The Shape with No Name: The Art of Carole Bolsey
AbeBooks Seller Since May 21, 2009Quantity Available: 1
AbeBooks Seller Since May 21, 2009Quantity Available: 1
About this Item
Title: The Shape with No Name: The Art of Carole ...
Publisher: Grayson Publishing, LLC
Publication Date: 2009
Book Condition:Very Good
Dust Jacket Condition: None
About this title
In his introductory essay to this lavishly produced book of the oeuvre of artist Carole Bolsey, renowned art critic Donald Kuspit examines her use of simple, iconic objects such as barns, boats, horses and bulls to recover the state of reverie in which every appearance becomes an aesthetic hallucination*, providing an insightful analysis from his Jungian, symbolical point of view.
Kuspit goes on to say that Bolsey's shape with no name is, in his idiosyncratic phrase, the goddess of good creative health. It (and its surrogates, particularly the rowboats, another anonymous sanctuary in which one can float far from the maddening [sic] crowd) is clearly the touchstone of her creativity even as it is a symbol of her body in ideal abstract perfection. The same energy which has a violent dark look in her many paintings of wild horses (and bulls), made simultaneously with her paintings of the shape with no name, their bodies are often destroyed by her handling, which is often as wild as they are, although they are sometimes exquisitely adumbrated with luminous color when they are at rest, as in Wading, 2003. Filled with a tamed animal energy, it acquires what can only be called transcendental presence, as in the magnificently luminous Farm with its sky blue shadows and white planes, holding their own against the gestural and linear grid in which they are embedded. Kuspit goes on to say that the shape with no name has its precedents and correlatives in Bolsey's art, i.e., various barns, houses, and rowboats, especially the many that appear in the Waterfields series, a tour de force of intimate representation. The structures have the hypnotic autonomy of still life objects, the water has the moody energy of romantic landscapes. Bolsey's hermetic objects and free-flowing water are clearly at odds. Yet the same light and shadow informs them, teasing us with the idea of their inner connection. The tension in Bolsey's Waterfields is palpable, yet the rhythmic interplay of light and shadow, which often form planar bands that vigorously cross and crisscross the canvas, conveys a hard won harmony.
*In the Dessert of Feeling: Carole Bolsey' s Paintings, Donald Kuspit, exhibition catalogue, The New Gallery, University of Miami
Donald Kuspit is one of America s most distinguished ar critics and a Contributing Editor at Artforum, Sculpture, and the editor of Art Criticism.
He has received fellowships from the Ford Foundation, Fulbright Commission, National Endowment for the Arts, National Endowment for the Humanities, Guggenheim Foundation, and Asian Cultural Council, He is the editorial advisor for European Art 1900-50 and art criticism for the Encyclopedia Britannica (16th edition) and wrote the entry on Art Criticism for it. Professor Kuspit has doctorates in philosophy (University of Frankfurt) and art history (University of Michigan), as well as degrees from Columbia University, Yale University, and Pennsylvania State University. He has also completed the course of study at the Psychoanalytic Institute of the New York University Medical Center. He received honorary doctorates in fine arts from the San Francisco Art Institute (1996) and the New York Academy of Art (2007). In 2000 he delivered the Getty Lectures at the University of Southern California. He is Distinguished Professor of Art History and Philosophy at the State University of New York at Stony Brook, and has been the A.D. White Professor at Large at Cornell University (1992-97). A few of his recent books are: The Rebirth of Painting in the Late Twentieth Century (New York: Cambridge University Press, 2000); The Critic as Artist: The Intentionality of Art; Clement Greenberg, Art Critic; A Critical History of Twentieth Century Art (New York and Berlin, Artnet, 2006 ebook); The End of Art (New York: Cambridge University Press, 2004); in Chinese, University of Peking Press); Redeeming Art: Critical Reveries (New York, Allworth Press, 2000); Health and Happiness in Twentieth Century Art (Ithaca, NY: Cornell University Press, 1996); The Cult of the Avant-Garde Artist (New York; Cambridge University press, 1993).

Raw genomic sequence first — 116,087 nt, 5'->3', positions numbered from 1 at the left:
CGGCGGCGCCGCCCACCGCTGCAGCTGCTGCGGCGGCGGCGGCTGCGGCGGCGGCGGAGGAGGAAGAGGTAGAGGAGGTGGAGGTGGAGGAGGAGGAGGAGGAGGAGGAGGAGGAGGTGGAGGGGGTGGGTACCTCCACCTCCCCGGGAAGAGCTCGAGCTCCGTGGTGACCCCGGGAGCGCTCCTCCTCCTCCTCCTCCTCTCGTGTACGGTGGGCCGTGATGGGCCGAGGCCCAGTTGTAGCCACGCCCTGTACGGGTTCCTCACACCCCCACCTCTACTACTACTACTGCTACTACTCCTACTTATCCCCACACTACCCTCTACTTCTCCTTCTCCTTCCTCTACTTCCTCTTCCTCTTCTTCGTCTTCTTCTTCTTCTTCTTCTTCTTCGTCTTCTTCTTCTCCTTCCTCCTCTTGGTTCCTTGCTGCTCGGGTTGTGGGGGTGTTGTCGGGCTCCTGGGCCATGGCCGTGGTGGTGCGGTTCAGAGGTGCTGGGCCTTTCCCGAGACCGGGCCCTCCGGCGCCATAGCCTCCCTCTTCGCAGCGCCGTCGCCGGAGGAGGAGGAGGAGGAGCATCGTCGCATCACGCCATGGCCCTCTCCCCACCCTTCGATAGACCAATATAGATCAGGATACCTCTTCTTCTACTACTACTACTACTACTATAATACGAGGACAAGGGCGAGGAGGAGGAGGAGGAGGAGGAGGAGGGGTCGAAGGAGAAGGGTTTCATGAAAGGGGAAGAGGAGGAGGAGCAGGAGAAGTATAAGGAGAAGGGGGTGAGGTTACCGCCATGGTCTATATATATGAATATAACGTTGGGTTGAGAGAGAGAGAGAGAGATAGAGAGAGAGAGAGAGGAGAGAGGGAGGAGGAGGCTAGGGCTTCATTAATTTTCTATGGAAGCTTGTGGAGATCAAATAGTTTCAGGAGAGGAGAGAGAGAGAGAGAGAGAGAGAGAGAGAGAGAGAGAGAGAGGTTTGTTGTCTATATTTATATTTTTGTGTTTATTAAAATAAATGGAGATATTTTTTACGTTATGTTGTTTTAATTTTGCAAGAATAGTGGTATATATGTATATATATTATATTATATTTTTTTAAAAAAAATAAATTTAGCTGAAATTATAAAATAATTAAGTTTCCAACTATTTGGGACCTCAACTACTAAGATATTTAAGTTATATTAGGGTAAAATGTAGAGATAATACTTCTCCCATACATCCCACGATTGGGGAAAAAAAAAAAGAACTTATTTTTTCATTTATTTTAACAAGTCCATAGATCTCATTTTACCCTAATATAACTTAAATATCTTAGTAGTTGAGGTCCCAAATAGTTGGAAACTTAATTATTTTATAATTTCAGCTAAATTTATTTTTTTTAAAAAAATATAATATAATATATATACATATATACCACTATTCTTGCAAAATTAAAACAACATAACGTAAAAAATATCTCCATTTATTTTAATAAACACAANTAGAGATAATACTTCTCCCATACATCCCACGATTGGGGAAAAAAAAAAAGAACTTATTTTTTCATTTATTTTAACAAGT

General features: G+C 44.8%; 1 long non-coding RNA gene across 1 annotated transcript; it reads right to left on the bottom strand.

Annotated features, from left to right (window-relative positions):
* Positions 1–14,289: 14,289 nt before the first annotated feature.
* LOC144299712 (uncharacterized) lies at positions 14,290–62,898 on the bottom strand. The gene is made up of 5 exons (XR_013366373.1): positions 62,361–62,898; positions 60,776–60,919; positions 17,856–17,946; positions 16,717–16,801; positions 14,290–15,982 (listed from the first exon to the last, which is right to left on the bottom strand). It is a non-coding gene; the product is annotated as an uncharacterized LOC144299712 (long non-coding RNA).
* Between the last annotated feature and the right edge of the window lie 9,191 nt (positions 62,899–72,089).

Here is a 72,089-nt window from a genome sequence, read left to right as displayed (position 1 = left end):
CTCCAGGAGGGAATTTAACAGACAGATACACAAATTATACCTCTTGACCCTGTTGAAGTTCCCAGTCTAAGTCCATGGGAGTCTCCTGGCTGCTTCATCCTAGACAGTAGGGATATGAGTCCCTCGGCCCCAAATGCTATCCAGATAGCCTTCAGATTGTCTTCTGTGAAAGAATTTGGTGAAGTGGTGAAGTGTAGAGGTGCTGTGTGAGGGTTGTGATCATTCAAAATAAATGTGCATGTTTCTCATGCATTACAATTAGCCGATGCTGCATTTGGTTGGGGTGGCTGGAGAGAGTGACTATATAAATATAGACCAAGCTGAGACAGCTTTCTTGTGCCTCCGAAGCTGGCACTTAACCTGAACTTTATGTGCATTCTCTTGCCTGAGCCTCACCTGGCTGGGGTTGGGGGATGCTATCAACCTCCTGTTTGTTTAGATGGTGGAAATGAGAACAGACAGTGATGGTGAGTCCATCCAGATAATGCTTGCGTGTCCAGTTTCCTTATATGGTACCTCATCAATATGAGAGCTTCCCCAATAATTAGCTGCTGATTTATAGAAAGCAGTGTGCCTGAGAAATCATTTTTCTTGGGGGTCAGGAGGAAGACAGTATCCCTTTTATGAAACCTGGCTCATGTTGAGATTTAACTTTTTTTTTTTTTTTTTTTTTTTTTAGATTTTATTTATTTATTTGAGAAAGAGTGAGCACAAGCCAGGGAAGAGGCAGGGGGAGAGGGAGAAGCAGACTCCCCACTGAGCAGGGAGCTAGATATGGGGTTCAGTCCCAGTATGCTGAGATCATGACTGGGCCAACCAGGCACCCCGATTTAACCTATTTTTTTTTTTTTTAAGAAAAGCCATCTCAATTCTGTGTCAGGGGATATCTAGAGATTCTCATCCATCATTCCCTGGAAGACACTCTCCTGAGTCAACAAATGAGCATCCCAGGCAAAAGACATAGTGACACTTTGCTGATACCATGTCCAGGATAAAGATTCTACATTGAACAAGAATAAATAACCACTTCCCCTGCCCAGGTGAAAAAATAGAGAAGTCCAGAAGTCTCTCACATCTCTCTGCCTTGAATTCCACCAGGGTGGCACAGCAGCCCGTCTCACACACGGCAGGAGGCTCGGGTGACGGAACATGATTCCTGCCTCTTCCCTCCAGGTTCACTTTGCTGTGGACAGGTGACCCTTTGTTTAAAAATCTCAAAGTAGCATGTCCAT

Artist Carole Bolsey works on a large scale in paint on canvas, installations, constructions, sculpture, and architectural design. Her work appears in public and private collections throughout the United States, Europe, and Japan. She taught painting, drawing, and visual studies at Harvard s Graduate School of Design, from 1983 to 1996; and at the Rhode Island School of Design and Decordova Museum School.
Bolsey's artwork centers on nature in hightly simplified landscapes interpreted through abstracted qualities of light, space, gesture and scale. Barns and watershacks, rowboats and canoes, skiffs and workboats, open land, water, and skies reflect each other in brilliant contrasts of light and shadow, near and far, immensity and small scale. This artist is known for the dynamic energy and painterly expressiveness of her work. Bolsey uses large scale to generate spaces that aren't there, to physicalize the experience so it feels like stepping outdoors. A native of New York, Bolsey studied with Gustav Rehberger in Manhattan as a teenager, at the Accademia di Belle Arti in Florence, Italy, at the Ecole des Beaux-Arts of Geneva, Switzerland, and graduated from Bennington College, in Vermont. She lives and works on the South Shore of Massachusetts in the United States.
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